In order to identify individual brain regions, and their age, researchers frequently turn to using genes that can be found exclusively in that particular region and time point. But truly specific so-called "marker" genes are actually quite rare, said Michael Hawrylycz, investigator at the Allen Institute for Brain Science. "Rather than relying on single genes, we were able to identify combinations of genes and use those combinations to create a unique code that can be used to place regions of the brain in space-time," said Hawrylycz.

The research team also captured evidence of how the brain develops from its earliest form of stacked primordial plates to its adult form with the more familiar geographic regions that begin to correspond to specialized functional divisions of the brain.

"We can now place this important organizational transition from plates to regions within developmental time," said Carol Thompson, lead author and scientific program manager at the Allen Institute for Brain Science. "We already knew this transition took place, but now we understand the mechanics behind it at a much more detailed, molecular level."

The Allen Developing Mouse Brain Atlas serves as an expansion of the original Allen Mouse Brain Atlas and identifies where genes are active in the brain over seven different ages, ranging from prenatal to adult. Rather than profiling every gene in the mouse genome, the researchers selected approximately 2,100 genes with particular importance in development, and used those to identify individual brain regions at different time points.

"The Allen Developing Mouse Brain Atlas works like a Rosetta stone for the developing brain," says Allan Jones, CEO of the Allen Institute for Brain Science. "We can translate how and when genes are expressed into what is happening in the brain developmentally, making this resource a promising tool for better understanding and eventually treating brain developmental disorders and diseases."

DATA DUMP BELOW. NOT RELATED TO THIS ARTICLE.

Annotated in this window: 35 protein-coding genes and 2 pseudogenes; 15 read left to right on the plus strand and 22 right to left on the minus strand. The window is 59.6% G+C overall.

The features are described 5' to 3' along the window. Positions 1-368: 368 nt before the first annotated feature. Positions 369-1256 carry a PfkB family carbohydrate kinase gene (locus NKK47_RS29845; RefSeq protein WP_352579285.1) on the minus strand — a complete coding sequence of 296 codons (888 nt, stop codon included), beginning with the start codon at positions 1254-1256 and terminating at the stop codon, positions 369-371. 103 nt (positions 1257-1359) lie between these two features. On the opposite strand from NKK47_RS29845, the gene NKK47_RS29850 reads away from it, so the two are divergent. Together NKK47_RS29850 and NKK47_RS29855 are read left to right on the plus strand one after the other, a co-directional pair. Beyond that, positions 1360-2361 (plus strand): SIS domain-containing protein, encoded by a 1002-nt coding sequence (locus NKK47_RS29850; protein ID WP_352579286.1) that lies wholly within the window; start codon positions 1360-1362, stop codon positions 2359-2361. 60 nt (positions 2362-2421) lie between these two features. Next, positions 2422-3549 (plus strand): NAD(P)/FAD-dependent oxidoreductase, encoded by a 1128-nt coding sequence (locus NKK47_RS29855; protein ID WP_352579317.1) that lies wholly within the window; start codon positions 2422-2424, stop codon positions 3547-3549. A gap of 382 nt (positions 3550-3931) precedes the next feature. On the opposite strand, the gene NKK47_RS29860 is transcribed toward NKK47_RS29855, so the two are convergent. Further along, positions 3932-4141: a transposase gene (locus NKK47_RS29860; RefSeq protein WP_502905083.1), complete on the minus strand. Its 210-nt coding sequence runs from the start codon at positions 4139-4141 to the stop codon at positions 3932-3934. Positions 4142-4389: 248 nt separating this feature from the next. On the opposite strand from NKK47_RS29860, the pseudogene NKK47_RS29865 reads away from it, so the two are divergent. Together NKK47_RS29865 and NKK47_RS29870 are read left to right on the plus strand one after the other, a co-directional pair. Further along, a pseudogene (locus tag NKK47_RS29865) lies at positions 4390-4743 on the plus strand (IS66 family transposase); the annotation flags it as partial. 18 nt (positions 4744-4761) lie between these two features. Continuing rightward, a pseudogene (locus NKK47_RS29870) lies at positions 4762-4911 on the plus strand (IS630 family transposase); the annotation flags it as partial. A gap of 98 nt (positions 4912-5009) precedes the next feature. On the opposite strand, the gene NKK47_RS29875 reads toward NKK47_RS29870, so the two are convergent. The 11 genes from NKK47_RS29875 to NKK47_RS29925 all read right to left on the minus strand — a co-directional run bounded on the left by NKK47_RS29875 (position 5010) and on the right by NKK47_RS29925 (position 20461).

PET scans peer into minimally conscious mind

New research by Physics and Astronomy professor Andrea Soddu from the University of Western Ontario (London, Ontario) touts the ability of PET scans to identify patients in a minimally conscious state (MCS) far more accurately than other imaging technologies.

According to his study, PET scans identified 93% of people in a minimally conscious state, and that 74% would recover within the next a year. The functional magnetic resonance imaging (fMRI) identified 45% and 56%, respectively.

Soddu's research, which included colleagues from Belgium and Denmark, was recently published in The Lancet.

"With the PET, if you don't see any metabolic activity in both left and right hemisphere, but just in the cerebellum and brain stem, then you say he or she is in a vegetative state," Soddu said. "If you find some residual metabolic activity in one of the hemispheres, then this is a minimally conscious state patient."